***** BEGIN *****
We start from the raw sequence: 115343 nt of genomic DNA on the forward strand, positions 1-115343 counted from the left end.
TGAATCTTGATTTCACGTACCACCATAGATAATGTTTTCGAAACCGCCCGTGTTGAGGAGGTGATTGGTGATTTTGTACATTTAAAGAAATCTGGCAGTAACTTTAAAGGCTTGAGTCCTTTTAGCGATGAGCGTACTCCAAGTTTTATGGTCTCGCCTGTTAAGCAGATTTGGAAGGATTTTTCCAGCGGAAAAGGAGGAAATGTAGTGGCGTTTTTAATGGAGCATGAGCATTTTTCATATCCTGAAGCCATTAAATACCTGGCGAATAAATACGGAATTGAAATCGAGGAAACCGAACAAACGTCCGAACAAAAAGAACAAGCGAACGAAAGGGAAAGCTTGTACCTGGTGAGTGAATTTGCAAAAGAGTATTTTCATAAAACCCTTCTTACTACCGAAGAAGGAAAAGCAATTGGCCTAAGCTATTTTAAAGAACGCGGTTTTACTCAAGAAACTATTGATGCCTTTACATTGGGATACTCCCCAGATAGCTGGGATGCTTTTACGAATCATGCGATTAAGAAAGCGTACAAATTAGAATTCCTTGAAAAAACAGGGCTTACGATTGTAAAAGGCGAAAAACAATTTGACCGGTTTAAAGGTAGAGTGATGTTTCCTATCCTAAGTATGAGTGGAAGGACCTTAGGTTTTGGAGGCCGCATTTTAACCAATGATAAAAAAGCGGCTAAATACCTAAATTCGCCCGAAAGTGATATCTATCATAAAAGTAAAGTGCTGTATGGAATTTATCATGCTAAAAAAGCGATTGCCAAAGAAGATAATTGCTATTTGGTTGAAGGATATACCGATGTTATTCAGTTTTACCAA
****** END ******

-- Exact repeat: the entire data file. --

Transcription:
We start from the raw sequence: 115343 nt of genomic DNA on the forward strand, positions 1-115343 counted from the left end.
TGAATCTTGATTTCACGTACCACCATAGATAATGTTTTCGAAACCGCCCGTGTTGAGGAGGTGATTGGTGATTTTGTACATTTAAAGAAATCTGGCAGTAACTTTAAAGGCTTGAGTCCTTTTAGCGATGAGCGTACTCCAAGTTTTATGGTCTCGCCTGTTAAGCAGATTTGGAAGGATTTTTCCAGCGGAAAAGGAGGAAATGTAGTGGCGTTTTTAATGGAGCATGAGCATTTTTCATATCCTGAAGCCATTAAATACCTGGCGAATAAATACGGAATTGAAATCGAGGAAACCGAACAAACGTCCGAACAAAAAGAACAAGCGAACGAAAGGGAAAGCTTGTACCTGGTGAGTGAATTTGCAAAAGAGTATTTTCATAAAACCCTTCTTACTACCGAAGAAGGAAAAGCAATTGGCCTAAGCTATTTTAAAGAACGCGGTTTTACTCAAGAAACTATTGATGCCTTTACATTGGGATACTCCCCAGATAGCTGGGATGCTTTTACGAATCATGCGATTAAGAAAGCGTACAAATTAGAATTCCTTGAAAAAACAGGGCTTACGATTGTAAAAGGCGAAAAACAATTTGACCGGTTTAAAGGTAGAGTGATGTTTCCTATCCTAAGTATGAGTGGAAGGACCTTAGGTTTTGGAGGCCGCATTTTAACCAATGATAAAAAAGCGGCTAAATACCTAAATTCGCCCGAAAGTGATATCTATCATAAAAGTAAAGTGCTGTATGGAATTTATCATGCTAAAAAAGCGATTGCCAAAGAAGATAATTGCTATTTGGTTGAAGGATATACCGATGTTATTCAGTTTTACCAA